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I agree, except I would really hope an architect or acoustician spends 
many, many hours in a hall listening to music (not a recording of the hall 
and its infinite variations), before deciding on any alterations. Most 
often complaints about a hall come from the patrons who attend concerts 
there.

Of course, there is also the issue of what constitutes "good" or "better", 
versus what one is used to.

Marcos

--On Friday, April 07, 2006 9:52 PM -0400 Steven Smolian 
<[log in to unmask]> wrote:

> Even as a non-profit, an orchestra has a financial responsibilty toward
> those supporting it if it wishes to survive.  It can't be built along
> side a bottomless pit or it will fall into it during bad economic times
> when its supporters may be under pressure.
>
> The CSO owns the hall.  On days when it is not performing, the hall is
> rented as a concert theater.  That is a non-monopolistic booking
> situation in which it competes for attractions.  Othe venues with air
> conditioning have a distinct advantage.  Air conditioning is necessary.
>
> The true issue is how the need for a/c was met.  I think it is safe to
> say that more concert hall alterations are unsuccessful than neutral,
> much less an improvement.  This is particularly so for older buildings.
> A big cause of these failures is that rebuilding cancels some
> grandfathered in code violations.  Different materials, with different
> acoustical properties- densisties, etc., replace older, more
> confligration-dangerous ones.  Air conditioning removes cubic volume from
> resonant spaces. etc.
>
> The art is applying science to accomodate these changes.  Even with the
> latest computer technology to assist the architect, most new and rebulit
> halls flunk.
>
> In addition, the audience's expectations are partially derived from
> listening to records on various levels of equipment, made by engineers
> who have to accomodate a conductor who often wants the record to sound
> more as he hears it from the podium rather from the audience's
> perspective.  What recording does the architect use as a model?
>
> Complex is an understatement
>
> Steve Smolian
>
>
>
>
>
>
>
>
> ----- Original Message ----- From: "Don Tait" <[log in to unmask]>
> To: <[log in to unmask]>
> Sent: Friday, April 07, 2006 7:27 PM
> Subject: [ARSCLIST] Fwd: [ARSCLIST] Fwd: [ARSCLIST] The waltz (was Which
> U.S. orchestra recorded ...
>
>
>>  Brenda is correct. It's true that air conditioning was added to
>>  Orchestra Hall during the 1966 renovation, but the project was
>> undertaken for far  bigger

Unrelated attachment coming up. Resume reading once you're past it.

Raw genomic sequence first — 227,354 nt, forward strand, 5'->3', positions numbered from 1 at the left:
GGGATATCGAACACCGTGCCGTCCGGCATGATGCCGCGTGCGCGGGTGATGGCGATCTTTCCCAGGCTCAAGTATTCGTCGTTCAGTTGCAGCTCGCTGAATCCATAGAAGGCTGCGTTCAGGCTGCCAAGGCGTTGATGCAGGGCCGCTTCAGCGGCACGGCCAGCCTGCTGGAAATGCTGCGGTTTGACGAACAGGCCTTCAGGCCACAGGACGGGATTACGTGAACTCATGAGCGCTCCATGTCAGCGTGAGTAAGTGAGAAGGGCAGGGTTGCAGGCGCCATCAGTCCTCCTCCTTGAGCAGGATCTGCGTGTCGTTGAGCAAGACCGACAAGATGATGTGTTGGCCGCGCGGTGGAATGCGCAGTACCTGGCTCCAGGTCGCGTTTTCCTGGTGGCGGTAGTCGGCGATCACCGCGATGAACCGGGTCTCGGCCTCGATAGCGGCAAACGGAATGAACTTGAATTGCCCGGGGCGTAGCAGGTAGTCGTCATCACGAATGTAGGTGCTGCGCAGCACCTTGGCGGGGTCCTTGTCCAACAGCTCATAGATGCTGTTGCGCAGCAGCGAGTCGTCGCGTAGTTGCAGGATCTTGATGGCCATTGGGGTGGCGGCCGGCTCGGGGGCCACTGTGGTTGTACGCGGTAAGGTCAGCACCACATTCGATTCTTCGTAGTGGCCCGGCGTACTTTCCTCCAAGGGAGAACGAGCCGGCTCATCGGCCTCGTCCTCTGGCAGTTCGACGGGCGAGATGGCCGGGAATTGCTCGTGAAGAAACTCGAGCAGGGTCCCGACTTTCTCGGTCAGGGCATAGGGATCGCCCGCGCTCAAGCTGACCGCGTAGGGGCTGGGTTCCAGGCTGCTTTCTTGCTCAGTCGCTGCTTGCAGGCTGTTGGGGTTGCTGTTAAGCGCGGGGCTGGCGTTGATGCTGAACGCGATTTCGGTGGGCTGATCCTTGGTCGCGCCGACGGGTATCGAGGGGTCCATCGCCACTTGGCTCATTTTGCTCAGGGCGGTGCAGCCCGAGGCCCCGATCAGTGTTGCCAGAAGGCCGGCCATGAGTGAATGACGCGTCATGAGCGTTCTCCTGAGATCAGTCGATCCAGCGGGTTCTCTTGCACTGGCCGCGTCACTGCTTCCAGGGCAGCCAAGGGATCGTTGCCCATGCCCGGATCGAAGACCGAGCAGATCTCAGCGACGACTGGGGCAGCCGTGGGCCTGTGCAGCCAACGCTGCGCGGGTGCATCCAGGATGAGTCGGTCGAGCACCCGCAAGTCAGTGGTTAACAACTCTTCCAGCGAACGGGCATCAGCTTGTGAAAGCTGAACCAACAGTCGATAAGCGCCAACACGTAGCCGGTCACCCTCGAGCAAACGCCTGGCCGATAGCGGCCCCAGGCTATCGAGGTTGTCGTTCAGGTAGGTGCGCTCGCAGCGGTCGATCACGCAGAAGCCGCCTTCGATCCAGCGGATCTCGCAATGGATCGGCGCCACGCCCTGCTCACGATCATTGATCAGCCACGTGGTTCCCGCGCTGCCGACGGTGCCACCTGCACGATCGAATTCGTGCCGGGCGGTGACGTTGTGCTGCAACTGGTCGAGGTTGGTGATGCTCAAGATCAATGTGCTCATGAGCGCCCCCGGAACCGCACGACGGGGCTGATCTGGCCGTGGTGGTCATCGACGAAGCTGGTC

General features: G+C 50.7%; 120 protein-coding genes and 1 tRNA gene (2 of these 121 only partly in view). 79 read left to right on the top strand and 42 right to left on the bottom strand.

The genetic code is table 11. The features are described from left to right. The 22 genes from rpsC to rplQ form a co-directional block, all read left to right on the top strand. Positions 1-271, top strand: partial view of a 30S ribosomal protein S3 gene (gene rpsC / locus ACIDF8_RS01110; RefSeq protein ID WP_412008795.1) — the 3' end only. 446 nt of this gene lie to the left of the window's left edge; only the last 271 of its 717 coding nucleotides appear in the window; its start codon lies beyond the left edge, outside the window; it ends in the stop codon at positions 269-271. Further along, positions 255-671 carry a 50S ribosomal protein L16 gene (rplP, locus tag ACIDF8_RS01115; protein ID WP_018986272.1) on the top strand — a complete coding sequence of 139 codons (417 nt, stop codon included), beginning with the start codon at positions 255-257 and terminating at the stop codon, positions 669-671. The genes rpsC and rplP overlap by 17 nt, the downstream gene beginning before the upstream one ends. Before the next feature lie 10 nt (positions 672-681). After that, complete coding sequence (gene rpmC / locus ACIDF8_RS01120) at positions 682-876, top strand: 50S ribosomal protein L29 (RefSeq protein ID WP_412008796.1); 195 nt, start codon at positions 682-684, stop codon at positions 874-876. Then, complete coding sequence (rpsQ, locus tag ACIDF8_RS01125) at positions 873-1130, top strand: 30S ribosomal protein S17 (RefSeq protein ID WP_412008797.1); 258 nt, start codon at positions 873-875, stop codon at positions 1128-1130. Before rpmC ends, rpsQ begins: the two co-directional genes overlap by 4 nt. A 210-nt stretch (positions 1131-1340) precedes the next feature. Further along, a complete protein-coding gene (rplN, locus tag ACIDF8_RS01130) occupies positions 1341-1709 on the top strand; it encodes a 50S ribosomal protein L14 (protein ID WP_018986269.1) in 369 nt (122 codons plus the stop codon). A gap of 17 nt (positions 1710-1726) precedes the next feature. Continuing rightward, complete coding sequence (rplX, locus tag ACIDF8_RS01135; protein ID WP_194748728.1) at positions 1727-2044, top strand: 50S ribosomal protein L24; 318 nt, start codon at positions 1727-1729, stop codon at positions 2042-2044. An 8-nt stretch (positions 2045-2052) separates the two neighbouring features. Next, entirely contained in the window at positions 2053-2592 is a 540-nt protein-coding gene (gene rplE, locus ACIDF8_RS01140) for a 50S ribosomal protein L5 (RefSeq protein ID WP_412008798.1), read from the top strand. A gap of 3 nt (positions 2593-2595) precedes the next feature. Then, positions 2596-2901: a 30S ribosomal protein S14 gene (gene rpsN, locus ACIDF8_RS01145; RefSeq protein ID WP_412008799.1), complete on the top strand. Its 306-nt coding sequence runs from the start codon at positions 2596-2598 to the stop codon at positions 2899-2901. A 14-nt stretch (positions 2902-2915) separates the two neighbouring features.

>> reasons. The majority were calamities, above all the idea that the sound
>> of
>> the hall could be improved, whereas it was wrecked. But another was the
>> practical one of giving the CSO members a reasonably comfortable
>> backstage  space for
>> themselves, which they'd never had. I remember standing on Michigan
>> Avenue during the summer of 1966 and looking through the glass on
>> Orchestra  Hall's doors.
>> I could see traffic on Wabash Avenue, a block behind the building.
>> Everything
>> in Orchestra Hall, including its stage and back wall, was gone. All was
>> rebuilt and reconfigured during the renovation.
>>
>>  Don Tait
>>
>
>
> -------------------------------------------------------------------------
> -------
>
>
> "A sad tale of greed" ??????  With all due respect, let's get real here.
> We're talking about a venue that seats over 2500 people and has over 100
> musicians on stage in suits under hot lights. Any modernization efforts
> would obviously include the installation of air conditioning.
>
> Brenda
>
> -----Original Message-----
> From: Association for Recorded Sound Discussion List
> [mailto:[log in to unmask]] On Behalf Of Marcos Sueiro
> Sent: Tuesday, April 04, 2006 9:30 AM
> To: [log in to unmask]
> Subject: Re: Fwd: [ARSCLIST] The waltz (was Which U.S. orchestra
> recorded first and Arthur...
>
> Chicago's Orchestra Hall when empty. The latter changed with the
>> disastrous  renovation of 1966, which essentially wrecked Orchestra
> Hall
>> as a listening or  recording venue.)
>
> I find it particularly poignant that they did it to add A/C so that they
>
> could extend their season. A sad tale of greed.
>
> Marcos
>
>
>
> -------------------------------------------------------------------------
> -------
>
>
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Marcos